Marriage is an ancient institution, which binds two people (and their families) into a commitment for life. In India however, a wedding is often turned into a shallow thing meant to impress people with a show of wealth. This, combined with the arranged nature of marriages, often makes it nothing more than a duty to be fulfilled.
However, some weddings have broken this tradition of the ‘Big Fat Indian Wedding’ and duty status, and given marriage new, deep meaning.
The Money Well Spent
Breaking the tradition of spending lakhs on a wedding ceremony, Abhay Deware and Priti Kumbhare instead chose to give to the society. The couple donated Rs 20,000 each to 10 farmers’ families where their sole bread earners committed suicide due to mounting debts and successive crop failures, provided books of competitive examinations worth Rs 52,000 to five libraries in Amravati, kept their menu for the marriage very simple and had inspirational and informative speeches made by notable personalities and activists.
This noble and worthwhile gesture not only highlights the couple’s generosity, but also throws light on how much money is wasted to ensure a ‘proper’ wedding ceremony. This often becomes a burden on the family of the bride, and they have no choice but to spend a large amount or face abuse, cancellation of the wedding, or social slander. Hopefully this couple’s gesture will encourage others to break this useless tradition, and spend money on better causes.
The ‘Illegal Marriage’
In contrast to the story above, a warden for the state government of Punjab, Manjit Kaur, married with great pomp and celebrations. But what makes this marriage unique is that it was to another woman. Manjit ‘married’ her partner according to traditional Hindu rituals, even as the illegality of homosexual marriages and relations barred her from registering the marriage officially. This was clearly not an issue for Manjit, who had the support of both her colleagues and family in her commitment.
The story soon went viral on social media, and many praised her step. In this day and age, a law established in colonial times should not be a bar to who people love and marry. Even though Manjit felt that the interest in her story was an invasion of privacy, it provided support to many members of the LGBTQ community, who feel that the normalisation of same-sex marriages can help remove the stigma and marginalisation associated with the community.
The One That Crossed Religious Lines
Despite the increasing ‘westernisation’ of India, many marriages continued to be arranged, and almost all these marriages follow religious and caste lines. Even today, matrimonial ads look for ‘Brahman’ or ‘Baniya’ bride or groom. But some couples not only manage to cross these caste lines, but those of religion too. This was true for Mumbai residents Alita and Karan, who held both Hindu and Christian ceremonies to celebrate their union. The Catholic Alita and Guajarati Karan decided to have the best of both worlds, and their friends and family helped make both ceremonies a success.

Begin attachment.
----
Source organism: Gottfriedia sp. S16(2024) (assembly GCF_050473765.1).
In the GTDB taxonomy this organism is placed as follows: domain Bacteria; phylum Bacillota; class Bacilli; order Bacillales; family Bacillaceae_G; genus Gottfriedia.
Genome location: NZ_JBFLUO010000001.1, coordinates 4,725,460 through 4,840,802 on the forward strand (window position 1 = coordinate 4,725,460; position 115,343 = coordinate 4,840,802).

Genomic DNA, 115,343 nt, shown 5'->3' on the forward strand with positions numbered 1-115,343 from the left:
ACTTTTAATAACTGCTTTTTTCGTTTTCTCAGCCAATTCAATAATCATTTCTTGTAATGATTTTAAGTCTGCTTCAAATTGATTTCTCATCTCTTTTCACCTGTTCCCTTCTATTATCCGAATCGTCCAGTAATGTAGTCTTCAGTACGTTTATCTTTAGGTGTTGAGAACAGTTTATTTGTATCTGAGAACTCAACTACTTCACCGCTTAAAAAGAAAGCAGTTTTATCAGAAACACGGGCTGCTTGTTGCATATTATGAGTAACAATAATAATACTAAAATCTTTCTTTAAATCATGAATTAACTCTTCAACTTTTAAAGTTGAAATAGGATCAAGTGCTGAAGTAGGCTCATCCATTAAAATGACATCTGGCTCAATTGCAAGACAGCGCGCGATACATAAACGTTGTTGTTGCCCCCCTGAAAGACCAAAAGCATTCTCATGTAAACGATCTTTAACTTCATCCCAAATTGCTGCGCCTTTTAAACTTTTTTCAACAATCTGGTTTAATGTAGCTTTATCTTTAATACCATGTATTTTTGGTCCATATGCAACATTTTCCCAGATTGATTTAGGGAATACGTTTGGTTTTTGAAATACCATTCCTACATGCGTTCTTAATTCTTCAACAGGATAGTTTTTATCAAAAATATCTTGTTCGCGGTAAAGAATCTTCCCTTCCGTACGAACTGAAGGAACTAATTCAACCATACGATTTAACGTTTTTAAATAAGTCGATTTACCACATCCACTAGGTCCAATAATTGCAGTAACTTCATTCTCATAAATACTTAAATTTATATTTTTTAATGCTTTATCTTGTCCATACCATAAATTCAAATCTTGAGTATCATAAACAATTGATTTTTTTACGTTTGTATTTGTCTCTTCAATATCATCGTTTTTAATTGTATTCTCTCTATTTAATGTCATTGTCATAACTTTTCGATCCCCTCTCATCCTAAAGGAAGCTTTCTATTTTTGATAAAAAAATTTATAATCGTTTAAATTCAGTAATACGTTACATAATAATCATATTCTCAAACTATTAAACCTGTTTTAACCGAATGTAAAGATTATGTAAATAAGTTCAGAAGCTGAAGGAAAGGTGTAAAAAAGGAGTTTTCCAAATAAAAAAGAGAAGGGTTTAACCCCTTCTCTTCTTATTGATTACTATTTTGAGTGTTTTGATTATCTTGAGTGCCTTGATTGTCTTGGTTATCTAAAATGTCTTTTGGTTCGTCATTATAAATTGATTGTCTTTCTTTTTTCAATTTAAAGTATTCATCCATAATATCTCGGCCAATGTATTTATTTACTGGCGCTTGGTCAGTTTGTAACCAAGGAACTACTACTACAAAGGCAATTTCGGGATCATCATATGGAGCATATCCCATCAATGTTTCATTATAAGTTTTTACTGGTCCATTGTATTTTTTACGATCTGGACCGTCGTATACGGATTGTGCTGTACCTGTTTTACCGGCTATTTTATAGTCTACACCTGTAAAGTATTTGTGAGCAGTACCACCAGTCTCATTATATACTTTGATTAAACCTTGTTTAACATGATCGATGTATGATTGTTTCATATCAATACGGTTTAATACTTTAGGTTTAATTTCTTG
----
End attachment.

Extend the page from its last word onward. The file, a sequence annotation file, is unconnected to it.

It is true that caste, race, and religion do not matter as much in marriages as they did before, but they continue to play an important role, especially in arranged marriages. Inter-caste and inter-religion marriages are still quite uncommon in India. This is why weddings such as these should be celebrated, which give hope that the only requirement for marriage be mutual love and respect.
And The One That Crossed Borders
If marriage within India is difficult, imagine falling in love with a foreigner. Better yet, A Pakistani. Huda, a Pakistani Muslim and Maneet, an Indian Jain, dated for four years before deciding to take the plunge. But the road was not easy. Their families could not accept the different religions they belonged to, and Huda was asked to leave home or Maneet. He chose her. They decided that they would not marry till they had the blessings of their families, and finally, they conceded. The beautiful beach wedding was the stunning conclusion to a love affair that crossed prejudice, religion and the border.
It is sad that even today many couples are forced into marriages they don’t want, while others are forced apart for the pettiest of reasons. But as Huda and Maneet’s marriage shows, love, determination and perseverance can help change opinions and pave the path for a happy marriage.
First Comes The Proposal, Then Comes Love
Dhana and Tilak, both from Chennai, had no time for love or marriage. Dedicated to various social causes, they had their calling in service to the underprivileged. But fate had different plans. Hoping to adopt baby Theresa, Dhana proposed to her then friend Tilak. But time was not on their side, and the baby was adopted by another couple. However, love soon blossomed, and in a style true to them, the couple turned their wedding reception into a fundraiser for underprivileged children, accepting only donations and no gifts. Children from eight homes in Chennai were invited to the reception, celebrating like all other wedding guests. The couple paid for the ceremony themselves.
Both Dhana and Tilak are the embodiment of noble souls who found love with each other, and turned their joyous union into something that benefitted society. They continue their social work, and while they may not be rich and powerful, they have something better- richness of heart, and the power to change lives.
The stories above are not meant to contradict arranged marriages or lavish weddings. If both individuals consent to it, they should be allowed to marry, and of course, it is their own money to spend. But these marriages above are different, and some of them may be controversial or unacceptable to some. It is high time that the way marriages and weddings are viewed change in the India society, and allow all types of people to come together without any social stigma.